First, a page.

Embraer Regains Altitude With Boeing Alliance
Tony is a member of The Motley Fool Blog Network -- entries represent the personal opinion of the blogger and are not formally edited.
The sigh of relief from Embraer SA ADR (NYSE: ERJ) management was audible all the way from Brazil. Finally, the company had some good news coming from the United States instead of the recent strings of disappointments. In a major announcement, Embraer said that it has entered a cooperation agreement with Boeing (NYSE: BA) in developing a new midsize military transport and refueling aircraft, the KC-390.
This deal is all part of a strategic shift by Embraer to move towards military aircraft and to become less reliant on the civil aviation industry which is in the midst of a slowdown brought about by the global economic slump.
In March, Embraer stated that sales in the military sector in 2012 would be $950 million, exceeding last year's $868 million. Its defense backlog has risen from $600 million in 2006 to $3.5 billion this year. In addition to the KC-390, Embraer is also developing other new products for the military including unmanned aerial and surveillance aircraft.
The new transport aircraft developed by both companies will offer an alternative to the current leader in this space, the Hercules C-130 from defense giant Lockheed Martin (NYSE: LMT). The C-130 is the global benchmark for airlift aircraft. Earlier this year, the C-130 program reached another milestone with the delivery of its 2,400th aircraft. The C-130 is used not only by the US Air Force, but also by the air forces of other countries including many European countries along with Canada and Australia.
Embraer's new KC-390 will not really challenge the C-130 in developed markets. But the emerging world is a different story. Initially, the main customer for the aircraft will be the Brazilian Air Force. But Embraer is expected to take advantage of Boeing's extensive relationships with customers in the Middle East and elsewhere to sell the KC-390 in many developing nations around the world. The company sees a market for at least 700 of its lift aircraft, worth more than $50 billion by 2025 as emerging countries replace their aging C-130s.
This alliance truly comes at an opportune time for Embraer after the US Air Force earlier this year abruptly canceled a contract for the company, with its US partner Sierra Nevada, to supply a light attack aircraft for use in Afghanistan. The other bidder on the contract is US firm Hawker Beechcraft, which is currently in Chapter 11 bankruptcy, so politics may have come into play on the decision.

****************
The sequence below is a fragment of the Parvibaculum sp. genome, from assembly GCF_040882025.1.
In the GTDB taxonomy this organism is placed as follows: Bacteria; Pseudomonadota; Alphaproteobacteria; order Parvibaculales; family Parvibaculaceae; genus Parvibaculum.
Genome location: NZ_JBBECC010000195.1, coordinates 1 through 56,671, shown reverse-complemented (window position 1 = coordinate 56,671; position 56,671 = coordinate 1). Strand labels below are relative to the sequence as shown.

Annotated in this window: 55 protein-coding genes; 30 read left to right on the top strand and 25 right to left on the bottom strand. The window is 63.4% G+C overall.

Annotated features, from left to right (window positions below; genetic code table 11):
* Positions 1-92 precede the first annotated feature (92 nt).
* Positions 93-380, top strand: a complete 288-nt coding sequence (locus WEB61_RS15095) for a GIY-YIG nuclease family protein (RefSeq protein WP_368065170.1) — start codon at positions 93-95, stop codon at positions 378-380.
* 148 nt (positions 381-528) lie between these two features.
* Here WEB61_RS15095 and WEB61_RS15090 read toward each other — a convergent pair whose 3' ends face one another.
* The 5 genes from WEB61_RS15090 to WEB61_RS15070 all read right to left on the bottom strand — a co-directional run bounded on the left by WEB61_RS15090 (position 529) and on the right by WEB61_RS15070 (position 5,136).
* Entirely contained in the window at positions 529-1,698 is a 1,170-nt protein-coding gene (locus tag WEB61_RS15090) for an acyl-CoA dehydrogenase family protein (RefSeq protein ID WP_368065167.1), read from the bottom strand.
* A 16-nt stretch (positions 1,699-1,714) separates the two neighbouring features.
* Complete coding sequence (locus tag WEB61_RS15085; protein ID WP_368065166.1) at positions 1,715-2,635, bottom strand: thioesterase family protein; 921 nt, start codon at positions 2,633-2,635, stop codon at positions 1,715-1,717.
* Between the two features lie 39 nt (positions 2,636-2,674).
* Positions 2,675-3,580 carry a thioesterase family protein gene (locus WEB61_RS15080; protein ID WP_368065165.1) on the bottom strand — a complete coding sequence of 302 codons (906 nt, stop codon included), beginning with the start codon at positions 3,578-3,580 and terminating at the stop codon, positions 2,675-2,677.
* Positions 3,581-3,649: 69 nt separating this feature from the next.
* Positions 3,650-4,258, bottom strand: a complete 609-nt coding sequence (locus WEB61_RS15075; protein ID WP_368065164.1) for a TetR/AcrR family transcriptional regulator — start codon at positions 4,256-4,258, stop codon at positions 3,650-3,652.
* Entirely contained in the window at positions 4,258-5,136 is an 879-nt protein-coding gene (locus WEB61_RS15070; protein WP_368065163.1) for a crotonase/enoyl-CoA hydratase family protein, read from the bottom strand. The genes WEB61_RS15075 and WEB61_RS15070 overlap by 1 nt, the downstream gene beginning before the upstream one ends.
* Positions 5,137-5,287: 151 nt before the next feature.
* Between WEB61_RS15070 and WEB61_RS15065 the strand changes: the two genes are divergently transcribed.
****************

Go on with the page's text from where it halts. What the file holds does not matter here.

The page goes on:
It is also an opportune time because of the struggles of the civilian aircraft industry. Embraer itself was forced to report a loss in the fourth quarter of 2011 because of a $366 million writedown due to the bankruptcy filing in November by AMR Corporation (NASDAQOTH: AAMRQ.PK). AMR had leases on 216 Embraer aircraft.
The company has said though it is optimistic that changes in AMR pilots' contracts in the bankruptcy proceedings may actually give its regional jet business a boost. The change involves the current limit on “feeds” to major routes, currently limited to 50-seat jets, being changed to an 88-seat jet limit. That would be perfect for Embraer's range of 70+ seat jets.
Things are finally looking up for Embraer and its investors, especially after the disastrous cancellation of the Air Force contract. The newly formed alliance with Boeing holds the promise of a tightening relationship between the two which should benefit Embraer.
tdalmoe has no positions in the stocks mentioned above. The Motley Fool owns shares of Lockheed Martin. Motley Fool newsletter services recommend Embraer-Empresa Brasileira. Try any of our Foolish newsletter services free for 30 days. We Fools may not all hold the same opinions, but we all believe that considering a diverse range of insights makes us better investors. The Motley Fool has a disclosure policy.If you have questions about this post or the Fool’s blog network, click here for information.